SAN DIEGO–County public health officials reported a record number of COVID-19 cases and an additional 33 deaths in San Diego county. The total number of deaths now stands at 1,771.
The new daily record now stands at 4,550 COVID-19 cases, reported Jan. 7, bringing the region’s total to 185,062. The overall total includes 28 confirmed and 13 suspect cases of the variant of the virus first identified in the United Kingdom, known as B.1.1.7, according to the Health and Human Services Agency.
This is the third time the daily total has surpassed 4,000 cases in a single day since the Christmas and New Year’s holidays. The previous high totals were set Dec. 31 and Jan. 1, when 4,478 and 4,427 cases were reported respectively.
County health reports 23 men and 10 women died between Dec. 13 and Jan. 6. About 13 people who passed away were 80 years or older, six people were in their 70s, nine people were in their 60s, three people were in their 50s, one person was in their 30s and one person was in their 20s. All had underlying medical conditions.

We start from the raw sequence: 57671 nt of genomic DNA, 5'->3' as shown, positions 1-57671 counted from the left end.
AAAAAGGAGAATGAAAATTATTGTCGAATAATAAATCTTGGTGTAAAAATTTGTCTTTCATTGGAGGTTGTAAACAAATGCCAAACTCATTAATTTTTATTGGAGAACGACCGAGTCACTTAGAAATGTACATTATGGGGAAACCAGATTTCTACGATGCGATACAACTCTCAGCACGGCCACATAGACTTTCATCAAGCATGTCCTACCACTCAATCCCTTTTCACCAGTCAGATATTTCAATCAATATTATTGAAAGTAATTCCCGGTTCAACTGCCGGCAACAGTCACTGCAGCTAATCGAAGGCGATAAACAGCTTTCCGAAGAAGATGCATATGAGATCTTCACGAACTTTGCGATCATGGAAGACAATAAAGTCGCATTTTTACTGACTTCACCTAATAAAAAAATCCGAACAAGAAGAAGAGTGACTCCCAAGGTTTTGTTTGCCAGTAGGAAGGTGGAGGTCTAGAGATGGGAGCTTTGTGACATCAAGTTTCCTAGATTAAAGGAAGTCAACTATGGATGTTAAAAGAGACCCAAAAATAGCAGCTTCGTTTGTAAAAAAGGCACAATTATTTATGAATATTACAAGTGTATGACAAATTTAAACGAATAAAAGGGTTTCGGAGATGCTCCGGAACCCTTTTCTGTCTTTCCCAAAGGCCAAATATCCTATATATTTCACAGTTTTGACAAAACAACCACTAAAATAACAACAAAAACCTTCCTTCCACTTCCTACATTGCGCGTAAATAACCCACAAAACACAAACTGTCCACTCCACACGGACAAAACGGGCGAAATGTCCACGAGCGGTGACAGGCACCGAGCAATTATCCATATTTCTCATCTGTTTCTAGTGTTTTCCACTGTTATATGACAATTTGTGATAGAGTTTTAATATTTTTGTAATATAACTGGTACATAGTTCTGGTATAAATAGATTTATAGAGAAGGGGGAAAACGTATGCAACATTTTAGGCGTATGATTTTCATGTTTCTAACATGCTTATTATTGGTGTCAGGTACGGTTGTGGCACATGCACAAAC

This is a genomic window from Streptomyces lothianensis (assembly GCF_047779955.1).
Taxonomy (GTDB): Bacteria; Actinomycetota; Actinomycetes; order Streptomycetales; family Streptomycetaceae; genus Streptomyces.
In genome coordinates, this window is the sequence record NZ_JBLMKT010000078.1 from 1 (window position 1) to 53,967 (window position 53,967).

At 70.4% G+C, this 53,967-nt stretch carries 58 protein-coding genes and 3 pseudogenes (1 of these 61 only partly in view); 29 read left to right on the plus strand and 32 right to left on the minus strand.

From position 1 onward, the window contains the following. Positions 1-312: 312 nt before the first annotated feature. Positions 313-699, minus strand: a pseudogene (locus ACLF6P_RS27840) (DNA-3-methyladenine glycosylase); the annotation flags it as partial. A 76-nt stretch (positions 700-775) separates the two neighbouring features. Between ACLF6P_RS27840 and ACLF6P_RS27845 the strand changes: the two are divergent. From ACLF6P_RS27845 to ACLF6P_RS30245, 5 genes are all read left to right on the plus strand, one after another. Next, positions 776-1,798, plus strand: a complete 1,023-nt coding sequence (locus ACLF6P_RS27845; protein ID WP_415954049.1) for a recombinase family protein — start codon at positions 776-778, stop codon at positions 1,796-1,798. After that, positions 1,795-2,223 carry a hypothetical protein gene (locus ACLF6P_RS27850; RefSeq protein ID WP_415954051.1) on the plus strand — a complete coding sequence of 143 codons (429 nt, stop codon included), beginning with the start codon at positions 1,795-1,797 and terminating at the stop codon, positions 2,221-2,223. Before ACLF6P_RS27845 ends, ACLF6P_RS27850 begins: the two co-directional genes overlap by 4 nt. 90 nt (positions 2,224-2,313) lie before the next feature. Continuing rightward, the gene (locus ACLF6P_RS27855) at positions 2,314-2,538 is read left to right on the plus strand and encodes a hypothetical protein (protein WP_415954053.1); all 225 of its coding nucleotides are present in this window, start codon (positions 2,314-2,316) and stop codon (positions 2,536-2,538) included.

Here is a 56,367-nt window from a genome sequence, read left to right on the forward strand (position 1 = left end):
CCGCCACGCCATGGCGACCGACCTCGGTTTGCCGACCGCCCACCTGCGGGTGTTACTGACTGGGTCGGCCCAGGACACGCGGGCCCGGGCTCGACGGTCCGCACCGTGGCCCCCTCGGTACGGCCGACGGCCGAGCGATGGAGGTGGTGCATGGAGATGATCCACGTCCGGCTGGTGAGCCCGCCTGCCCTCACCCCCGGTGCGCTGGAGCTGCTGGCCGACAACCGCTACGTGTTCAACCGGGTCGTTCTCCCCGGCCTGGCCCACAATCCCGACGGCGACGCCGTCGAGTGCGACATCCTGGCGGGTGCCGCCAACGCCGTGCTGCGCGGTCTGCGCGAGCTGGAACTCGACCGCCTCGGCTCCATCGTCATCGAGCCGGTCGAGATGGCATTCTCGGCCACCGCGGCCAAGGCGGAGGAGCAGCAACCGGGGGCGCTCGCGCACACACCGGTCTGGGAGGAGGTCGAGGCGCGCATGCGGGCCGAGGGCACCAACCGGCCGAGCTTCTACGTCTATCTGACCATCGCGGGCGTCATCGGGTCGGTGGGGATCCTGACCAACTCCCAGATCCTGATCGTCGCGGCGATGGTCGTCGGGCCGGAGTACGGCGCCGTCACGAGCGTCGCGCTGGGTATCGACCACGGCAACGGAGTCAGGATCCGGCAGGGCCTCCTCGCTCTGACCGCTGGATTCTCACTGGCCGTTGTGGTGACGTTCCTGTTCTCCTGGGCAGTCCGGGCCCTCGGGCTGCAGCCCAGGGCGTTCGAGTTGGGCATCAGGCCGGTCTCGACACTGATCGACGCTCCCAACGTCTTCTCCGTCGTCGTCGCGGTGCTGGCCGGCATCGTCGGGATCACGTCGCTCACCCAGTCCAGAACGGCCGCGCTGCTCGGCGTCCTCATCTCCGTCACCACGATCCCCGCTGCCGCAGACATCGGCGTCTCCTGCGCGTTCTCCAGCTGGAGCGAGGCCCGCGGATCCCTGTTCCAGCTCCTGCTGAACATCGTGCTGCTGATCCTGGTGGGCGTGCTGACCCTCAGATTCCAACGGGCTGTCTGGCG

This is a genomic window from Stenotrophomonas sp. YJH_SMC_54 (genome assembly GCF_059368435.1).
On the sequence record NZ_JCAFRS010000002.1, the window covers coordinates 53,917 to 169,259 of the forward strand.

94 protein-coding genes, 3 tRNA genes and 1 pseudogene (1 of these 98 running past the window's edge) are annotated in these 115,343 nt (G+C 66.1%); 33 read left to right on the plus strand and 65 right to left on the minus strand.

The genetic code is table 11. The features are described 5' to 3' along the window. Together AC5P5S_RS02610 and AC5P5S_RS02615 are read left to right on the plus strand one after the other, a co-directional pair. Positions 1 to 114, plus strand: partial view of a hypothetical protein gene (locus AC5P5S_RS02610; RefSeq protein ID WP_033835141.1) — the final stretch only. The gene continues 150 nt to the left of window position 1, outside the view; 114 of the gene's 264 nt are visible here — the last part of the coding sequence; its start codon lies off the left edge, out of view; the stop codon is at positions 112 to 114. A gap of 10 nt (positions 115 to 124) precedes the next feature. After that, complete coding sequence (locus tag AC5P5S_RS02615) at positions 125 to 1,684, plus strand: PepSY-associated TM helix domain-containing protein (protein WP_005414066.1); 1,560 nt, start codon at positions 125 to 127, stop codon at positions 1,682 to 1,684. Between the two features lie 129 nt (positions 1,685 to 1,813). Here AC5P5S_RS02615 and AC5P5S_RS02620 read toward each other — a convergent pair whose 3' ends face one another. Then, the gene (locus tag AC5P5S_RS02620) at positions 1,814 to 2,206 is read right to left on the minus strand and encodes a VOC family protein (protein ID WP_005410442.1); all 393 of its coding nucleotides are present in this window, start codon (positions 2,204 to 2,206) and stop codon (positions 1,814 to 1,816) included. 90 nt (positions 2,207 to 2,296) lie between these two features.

“We anticipated that cases would spike after the holidays and they did even though we recommended that every establishment contact some disinfection services to keep everything clean. We need to do a better job following the public health guidelines, especially now that the more contagious variant of COVID-19 is in our communities,” said Wilma Wooten, M.D., M.P.H., County public health officer. “San Diegans should not be gathering with people outside their household and should stay home as much as possible.”
The current intensive care unit bed availability for the Southern California region is 0.0 percent. The order will last until the region’s ICU availability meets or exceeds 15 percent.
About 10 new community outbreaks were confirmed on Jan. 7, according to county public health officials. Four were in business settings, three in health care settings, two in distribution warehouses, and one in a daycare/preschool/childcare setting.
In the past seven days (Jan. 1 through Jan. 7), 40 community outbreaks were confirmed. The number of community outbreaks remains above the trigger of seven or more in seven days.
A community setting outbreak is defined as three or more COVID-19 cases in a setting and in people of different households over the past 14 days.